Voicess of Sspring

March 12, 2015
 

It’s almost like a trademark: that double “s” at the end of the name Strauss. It makes you want to get carried away and add an “s” to every one that you write, in hopes of conveying a Strauss-like elegance and charm, like the Viennese topping their coffee with whipped cream. The “Classic” in Classic Mornings already has it. In German, you’ll sometimes see “ss” represented by the character “ß” as in Strauß . The word itself means bouquet. Somehow that’s fitting for a name that has brought such joyful and colorful music into the lives of so many. German composer Richard Strauss, who was no relation to the Viennese Strauss family, wore the legendary spelling. And now that I’ve brought it to your attention, you’ll probably have this image of a shortstop (“ss” for short – stop) slowly waltzing in toward the batter when anticipating a bunt.

A recent birthday anniversary led me to reflect on it all for a moment. Suddenly I was off in another Will Schortz-like direction. I opened Classic Mornings on March 6th  with a little puzzle – namely, to take the famous family name of the Viennese waltz composers, remove an “s” and lend the name to one of the famous film prize statuettes. The result was a reason for celebrating that morning. I then played a waltz from the operetta known as Ein Walzertraum or A Waltz Dream by the Viennese-born composer Oscar Straus (1870-1954), who was no relation to the famous Strauss family with the double “s.” By the way, Charles Strouse came to mind too – he’s the lyricist whose credits include Annie.

That was just the beginning of a little wordplay.  Later that day, I was introduced to a game which I understand is popular in Spain and Latin America. It’s called Jerigonza. According to Walter Clark and William Krause, it involves adding the letter “p” after each vowel in a word and then repeating the vowel. So Carlos becomes Cápar-lopos. I understand that it usually results in lots of tongue-twisting. I wondered whether Will Shortz had heard of this game and whether we’ll hear some variant of it on an upcoming Weekend Edition puzzle. "Jerigonza" was the title given to the opening piece in a suite titled Airs of La Mancha, written in 1966 by Spanish composer Federico Moreno Torroba. A new recording of his works for solo guitar and for guitar(s) and orchestra features Pepe Romero – not with members of his guitar-playing family, but with 2 members of the Coves family: guitarist Manuel Coves and his brother, conductor Vicente Coves. (Naxos 8.573255)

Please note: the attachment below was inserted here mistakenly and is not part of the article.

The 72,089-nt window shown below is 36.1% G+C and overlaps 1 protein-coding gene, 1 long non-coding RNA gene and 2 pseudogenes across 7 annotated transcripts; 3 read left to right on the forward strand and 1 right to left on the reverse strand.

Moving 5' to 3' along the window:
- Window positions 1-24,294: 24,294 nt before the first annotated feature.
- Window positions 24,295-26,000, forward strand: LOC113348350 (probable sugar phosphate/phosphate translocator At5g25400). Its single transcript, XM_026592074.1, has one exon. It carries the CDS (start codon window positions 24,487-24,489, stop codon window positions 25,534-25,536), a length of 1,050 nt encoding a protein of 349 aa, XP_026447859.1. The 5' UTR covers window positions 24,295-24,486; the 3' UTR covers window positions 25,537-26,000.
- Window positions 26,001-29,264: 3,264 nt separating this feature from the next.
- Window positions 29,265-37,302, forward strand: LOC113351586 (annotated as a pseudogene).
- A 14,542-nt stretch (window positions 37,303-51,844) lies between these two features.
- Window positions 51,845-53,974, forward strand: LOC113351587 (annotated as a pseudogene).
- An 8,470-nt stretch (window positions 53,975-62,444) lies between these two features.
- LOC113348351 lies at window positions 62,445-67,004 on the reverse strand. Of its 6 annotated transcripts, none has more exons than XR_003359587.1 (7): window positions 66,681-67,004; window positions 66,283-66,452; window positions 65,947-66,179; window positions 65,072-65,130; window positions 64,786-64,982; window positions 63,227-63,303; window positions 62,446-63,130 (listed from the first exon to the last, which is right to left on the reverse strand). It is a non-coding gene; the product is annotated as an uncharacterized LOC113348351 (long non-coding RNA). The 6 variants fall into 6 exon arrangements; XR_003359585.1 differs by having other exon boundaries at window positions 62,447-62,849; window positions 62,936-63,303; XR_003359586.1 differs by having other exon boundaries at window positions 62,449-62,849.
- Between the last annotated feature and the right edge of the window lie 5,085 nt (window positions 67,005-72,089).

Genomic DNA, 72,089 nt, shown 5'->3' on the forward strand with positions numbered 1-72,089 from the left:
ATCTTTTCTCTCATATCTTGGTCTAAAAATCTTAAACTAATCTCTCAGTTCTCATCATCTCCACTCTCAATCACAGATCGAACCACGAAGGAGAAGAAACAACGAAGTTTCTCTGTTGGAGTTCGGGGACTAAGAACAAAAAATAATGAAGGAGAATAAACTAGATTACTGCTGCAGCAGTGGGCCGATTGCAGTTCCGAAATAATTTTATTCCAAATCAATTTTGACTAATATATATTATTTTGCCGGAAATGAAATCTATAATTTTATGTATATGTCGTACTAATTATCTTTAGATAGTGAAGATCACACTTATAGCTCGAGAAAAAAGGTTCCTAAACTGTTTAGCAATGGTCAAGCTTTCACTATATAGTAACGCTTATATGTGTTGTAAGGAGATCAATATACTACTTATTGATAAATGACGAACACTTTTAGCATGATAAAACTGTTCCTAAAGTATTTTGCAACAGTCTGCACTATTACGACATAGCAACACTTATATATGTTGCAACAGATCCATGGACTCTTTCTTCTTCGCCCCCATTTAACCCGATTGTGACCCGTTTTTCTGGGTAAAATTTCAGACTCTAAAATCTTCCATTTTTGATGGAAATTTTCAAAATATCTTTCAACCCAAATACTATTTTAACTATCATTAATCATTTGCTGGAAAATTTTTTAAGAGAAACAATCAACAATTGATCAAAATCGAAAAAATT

You can always have fun with the name Handel, whose 330th birthday we celebrated on February 23rd. His is the first of the 3 major 1685 birthdays we’re celebrating this year. Handel is the anglicization of the composer’s German name: Händel. I’m guessing that can be fun to play with in German since it sounds like words for trade and chicken.

I know I’ve talked about classical music’s Carpenters – perhaps I’ve only just begun. Besides American composer John Alden Carpenter, there are several players whose family name is the German word for carpenter: Zimmermann. There’s the Polish pianist Krystian Zimerman (a variant of Zimmermann), German violinist Frank Peter Zimmerman and violist Tabea Zimmermann. Those two are not related. But Frank Peter Zimmermann’s son Serge is slowly making his way toward the top of the violin performance world. Papa turned 50 years old on February 27th.  I’ve heard Serge mention in an interview that he has studied the instrument with his father and that the two play together at home.

The Labèques are a family duo. Pianists Katia and Marielle – the Labèque sisters from France – celebrated their birthdays in early March. It was Katia’s 65th.  Somehow, it seems like poetic justice that the sisters who always have played works for piano duet and 2 pianos celebrate their birthdays around the same time. Yes, they might have been twins. But then it all may have sounded scripted.

Conductor Jésus López-Cobos turned 75 on February 22nd.  We’ve enjoyed his recording of Respighi’s Ancient Airs and Dances with the Lausanne Chamber Orchestra over the years (Telarc 80309). When he was a student in Vienna, he travelled to Rome and had the chance to meet Respighi’s widow. The 2nd Suite of Ancient Airs and Dances had its premiere in Cincinnati in 1914 under Fritz Reiner. López-Cobos served as music director of the Cincinnati Symphony Orchestra from 1986-2001.

Lorin Maazel, who died last July, would have been 85 on March 6th. His conducting suitcase had quite a few travel stickers, including Berlin, Paris, Vienna, Cleveland, New York, Pittsburgh and Munich. 

Carmen has been all over the world, many times. Carmen (Georges Bizet’s opera) turned 140 on March 3rd and recently enjoyed a 6 month celebration of performances by the Met. WILL-FM listeners had the chance to hear the Met production last Saturday.

We had the chance to hear from 100 new Friends of WILL during the month of February, as well as many current supporters who helped encourage the 100 new contributors. Thank you all for your generous support and for helping to make the recent campaign a success!


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